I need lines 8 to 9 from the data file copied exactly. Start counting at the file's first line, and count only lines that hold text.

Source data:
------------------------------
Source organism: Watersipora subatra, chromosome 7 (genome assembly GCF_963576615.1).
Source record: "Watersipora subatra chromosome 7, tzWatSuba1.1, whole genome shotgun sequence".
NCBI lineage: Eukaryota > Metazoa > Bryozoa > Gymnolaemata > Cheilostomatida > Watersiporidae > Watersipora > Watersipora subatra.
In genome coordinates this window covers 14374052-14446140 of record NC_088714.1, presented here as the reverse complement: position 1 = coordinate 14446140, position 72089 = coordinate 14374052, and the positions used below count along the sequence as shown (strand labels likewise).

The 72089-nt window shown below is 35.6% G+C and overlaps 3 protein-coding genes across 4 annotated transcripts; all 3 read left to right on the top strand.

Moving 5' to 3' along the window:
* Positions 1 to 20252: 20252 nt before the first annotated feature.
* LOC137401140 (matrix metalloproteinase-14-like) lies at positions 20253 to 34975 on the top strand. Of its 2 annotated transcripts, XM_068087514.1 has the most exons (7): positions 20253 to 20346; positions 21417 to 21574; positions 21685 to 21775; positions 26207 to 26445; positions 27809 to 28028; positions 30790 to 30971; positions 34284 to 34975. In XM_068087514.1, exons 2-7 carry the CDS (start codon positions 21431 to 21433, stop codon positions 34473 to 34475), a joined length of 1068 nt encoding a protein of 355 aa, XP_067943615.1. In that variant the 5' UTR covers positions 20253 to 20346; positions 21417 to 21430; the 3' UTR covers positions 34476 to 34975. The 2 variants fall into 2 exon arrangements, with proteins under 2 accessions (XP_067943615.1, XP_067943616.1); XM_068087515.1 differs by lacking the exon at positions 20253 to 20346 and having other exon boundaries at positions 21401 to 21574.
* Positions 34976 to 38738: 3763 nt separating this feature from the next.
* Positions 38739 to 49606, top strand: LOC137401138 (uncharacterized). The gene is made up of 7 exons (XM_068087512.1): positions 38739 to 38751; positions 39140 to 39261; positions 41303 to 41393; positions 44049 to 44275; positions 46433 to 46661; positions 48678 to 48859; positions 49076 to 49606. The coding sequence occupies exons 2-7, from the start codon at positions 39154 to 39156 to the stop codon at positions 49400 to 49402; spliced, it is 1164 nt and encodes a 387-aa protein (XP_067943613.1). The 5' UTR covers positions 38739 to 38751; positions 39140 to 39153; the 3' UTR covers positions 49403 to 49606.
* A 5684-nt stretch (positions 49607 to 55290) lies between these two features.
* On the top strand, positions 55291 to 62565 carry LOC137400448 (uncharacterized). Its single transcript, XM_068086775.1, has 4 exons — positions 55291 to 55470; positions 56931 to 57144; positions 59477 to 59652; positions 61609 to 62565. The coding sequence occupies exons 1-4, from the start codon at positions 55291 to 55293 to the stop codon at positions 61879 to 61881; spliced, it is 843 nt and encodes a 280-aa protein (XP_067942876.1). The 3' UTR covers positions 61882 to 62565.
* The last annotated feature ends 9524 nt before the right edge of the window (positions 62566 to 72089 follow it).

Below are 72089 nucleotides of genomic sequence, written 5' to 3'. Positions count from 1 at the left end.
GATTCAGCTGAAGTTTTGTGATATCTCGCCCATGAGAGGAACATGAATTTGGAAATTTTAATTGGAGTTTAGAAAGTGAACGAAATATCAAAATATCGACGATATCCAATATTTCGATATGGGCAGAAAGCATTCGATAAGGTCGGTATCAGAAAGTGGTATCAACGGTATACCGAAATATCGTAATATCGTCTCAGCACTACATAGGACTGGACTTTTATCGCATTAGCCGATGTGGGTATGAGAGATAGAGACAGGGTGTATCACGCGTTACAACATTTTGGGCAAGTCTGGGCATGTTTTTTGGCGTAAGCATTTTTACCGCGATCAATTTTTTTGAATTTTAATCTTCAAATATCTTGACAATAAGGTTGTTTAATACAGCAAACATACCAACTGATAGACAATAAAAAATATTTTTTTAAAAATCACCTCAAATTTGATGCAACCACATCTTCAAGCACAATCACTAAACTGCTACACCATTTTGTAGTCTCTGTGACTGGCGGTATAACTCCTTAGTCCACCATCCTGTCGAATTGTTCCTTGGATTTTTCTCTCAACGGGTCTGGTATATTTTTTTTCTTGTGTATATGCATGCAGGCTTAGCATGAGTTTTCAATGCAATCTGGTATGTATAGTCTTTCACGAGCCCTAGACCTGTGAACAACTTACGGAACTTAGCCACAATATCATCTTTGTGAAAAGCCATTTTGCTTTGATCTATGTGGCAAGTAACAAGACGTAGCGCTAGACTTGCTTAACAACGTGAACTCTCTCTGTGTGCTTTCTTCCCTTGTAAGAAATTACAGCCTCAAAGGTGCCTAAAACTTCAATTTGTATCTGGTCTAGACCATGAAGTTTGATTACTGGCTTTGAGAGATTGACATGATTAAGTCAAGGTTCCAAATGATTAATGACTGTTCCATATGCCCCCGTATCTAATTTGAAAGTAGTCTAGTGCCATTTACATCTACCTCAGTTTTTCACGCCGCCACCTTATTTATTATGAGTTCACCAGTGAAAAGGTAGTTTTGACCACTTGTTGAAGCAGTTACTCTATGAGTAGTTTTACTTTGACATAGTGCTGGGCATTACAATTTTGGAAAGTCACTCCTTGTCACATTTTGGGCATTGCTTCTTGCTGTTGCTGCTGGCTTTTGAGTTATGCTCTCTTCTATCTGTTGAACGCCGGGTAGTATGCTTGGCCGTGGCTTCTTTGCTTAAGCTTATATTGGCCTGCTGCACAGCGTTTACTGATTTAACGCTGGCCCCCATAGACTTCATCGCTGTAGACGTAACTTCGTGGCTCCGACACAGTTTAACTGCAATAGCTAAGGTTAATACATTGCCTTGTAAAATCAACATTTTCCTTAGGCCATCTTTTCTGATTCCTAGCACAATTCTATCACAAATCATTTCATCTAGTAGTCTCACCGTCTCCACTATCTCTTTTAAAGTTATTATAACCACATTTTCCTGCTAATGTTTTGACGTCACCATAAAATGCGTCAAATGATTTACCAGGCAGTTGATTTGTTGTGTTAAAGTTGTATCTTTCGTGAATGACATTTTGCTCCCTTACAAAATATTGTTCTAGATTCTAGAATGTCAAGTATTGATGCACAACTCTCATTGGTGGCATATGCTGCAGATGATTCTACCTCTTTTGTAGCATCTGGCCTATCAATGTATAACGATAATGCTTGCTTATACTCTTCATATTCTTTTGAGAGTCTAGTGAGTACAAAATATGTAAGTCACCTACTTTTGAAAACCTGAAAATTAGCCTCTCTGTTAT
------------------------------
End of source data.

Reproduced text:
* LOC137401140 (matrix metalloproteinase-14-like) lies at positions 20253 to 34975 on the top strand. Of its 2 annotated transcripts, XM_068087514.1 has the most exons (7): positions 20253 to 20346; positions 21417 to 21574; positions 21685 to 21775; positions 26207 to 26445; positions 27809 to 28028; positions 30790 to 30971; positions 34284 to 34975. In XM_068087514.1, exons 2-7 carry the CDS (start codon positions 21431 to 21433, stop codon positions 34473 to 34475), a joined length of 1068 nt encoding a protein of 355 aa, XP_067943615.1. In that variant the 5' UTR covers positions 20253 to 20346; positions 21417 to 21430; the 3' UTR covers positions 34476 to 34975. The 2 variants fall into 2 exon arrangements, with proteins under 2 accessions (XP_067943615.1, XP_067943616.1); XM_068087515.1 differs by lacking the exon at positions 20253 to 20346 and having other exon boundaries at positions 21401 to 21574.
* Positions 34976 to 38738: 3763 nt separating this feature from the next.